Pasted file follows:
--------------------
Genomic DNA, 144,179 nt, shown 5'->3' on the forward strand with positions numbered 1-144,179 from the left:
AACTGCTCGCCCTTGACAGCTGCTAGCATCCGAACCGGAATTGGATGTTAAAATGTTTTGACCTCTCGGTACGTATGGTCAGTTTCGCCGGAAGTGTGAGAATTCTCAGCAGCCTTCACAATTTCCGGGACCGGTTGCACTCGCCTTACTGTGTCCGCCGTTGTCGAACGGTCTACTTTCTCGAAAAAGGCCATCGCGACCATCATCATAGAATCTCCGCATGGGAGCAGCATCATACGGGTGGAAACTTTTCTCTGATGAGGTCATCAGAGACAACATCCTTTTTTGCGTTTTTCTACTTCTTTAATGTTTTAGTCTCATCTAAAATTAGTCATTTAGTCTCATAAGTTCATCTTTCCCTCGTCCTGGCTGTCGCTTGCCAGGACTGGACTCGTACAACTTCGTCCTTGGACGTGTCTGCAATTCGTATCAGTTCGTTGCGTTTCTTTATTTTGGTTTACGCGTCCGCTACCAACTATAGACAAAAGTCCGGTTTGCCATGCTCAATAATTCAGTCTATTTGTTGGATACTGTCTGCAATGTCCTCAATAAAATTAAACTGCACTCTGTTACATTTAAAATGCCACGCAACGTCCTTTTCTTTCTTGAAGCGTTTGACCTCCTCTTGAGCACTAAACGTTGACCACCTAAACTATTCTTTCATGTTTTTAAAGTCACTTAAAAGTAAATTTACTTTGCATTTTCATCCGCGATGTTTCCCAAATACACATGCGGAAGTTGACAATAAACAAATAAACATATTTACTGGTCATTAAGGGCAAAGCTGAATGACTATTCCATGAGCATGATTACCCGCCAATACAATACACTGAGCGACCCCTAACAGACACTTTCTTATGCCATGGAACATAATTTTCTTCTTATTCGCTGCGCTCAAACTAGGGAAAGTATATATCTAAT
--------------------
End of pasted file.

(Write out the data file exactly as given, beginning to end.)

Genomic DNA, 144,179 nt, shown 5'->3' on the forward strand with positions numbered 1-144,179 from the left:
AACTGCTCGCCCTTGACAGCTGCTAGCATCCGAACCGGAATTGGATGTTAAAATGTTTTGACCTCTCGGTACGTATGGTCAGTTTCGCCGGAAGTGTGAGAATTCTCAGCAGCCTTCACAATTTCCGGGACCGGTTGCACTCGCCTTACTGTGTCCGCCGTTGTCGAACGGTCTACTTTCTCGAAAAAGGCCATCGCGACCATCATCATAGAATCTCCGCATGGGAGCAGCATCATACGGGTGGAAACTTTTCTCTGATGAGGTCATCAGAGACAACATCCTTTTTTGCGTTTTTCTACTTCTTTAATGTTTTAGTCTCATCTAAAATTAGTCATTTAGTCTCATAAGTTCATCTTTCCCTCGTCCTGGCTGTCGCTTGCCAGGACTGGACTCGTACAACTTCGTCCTTGGACGTGTCTGCAATTCGTATCAGTTCGTTGCGTTTCTTTATTTTGGTTTACGCGTCCGCTACCAACTATAGACAAAAGTCCGGTTTGCCATGCTCAATAATTCAGTCTATTTGTTGGATACTGTCTGCAATGTCCTCAATAAAATTAAACTGCACTCTGTTACATTTAAAATGCCACGCAACGTCCTTTTCTTTCTTGAAGCGTTTGACCTCCTCTTGAGCACTAAACGTTGACCACCTAAACTATTCTTTCATGTTTTTAAAGTCACTTAAAAGTAAATTTACTTTGCATTTTCATCCGCGATGTTTCCCAAATACACATGCGGAAGTTGACAATAAACAAATAAACATATTTACTGGTCATTAAGGGCAAAGCTGAATGACTATTCCATGAGCATGATTACCCGCCAATACAATACACTGAGCGACCCCTAACAGACACTTTCTTATGCCATGGAACATAATTTTCTTCTTATTCGCTGCGCTCAAACTAGGGAAAGTATATATCTAAT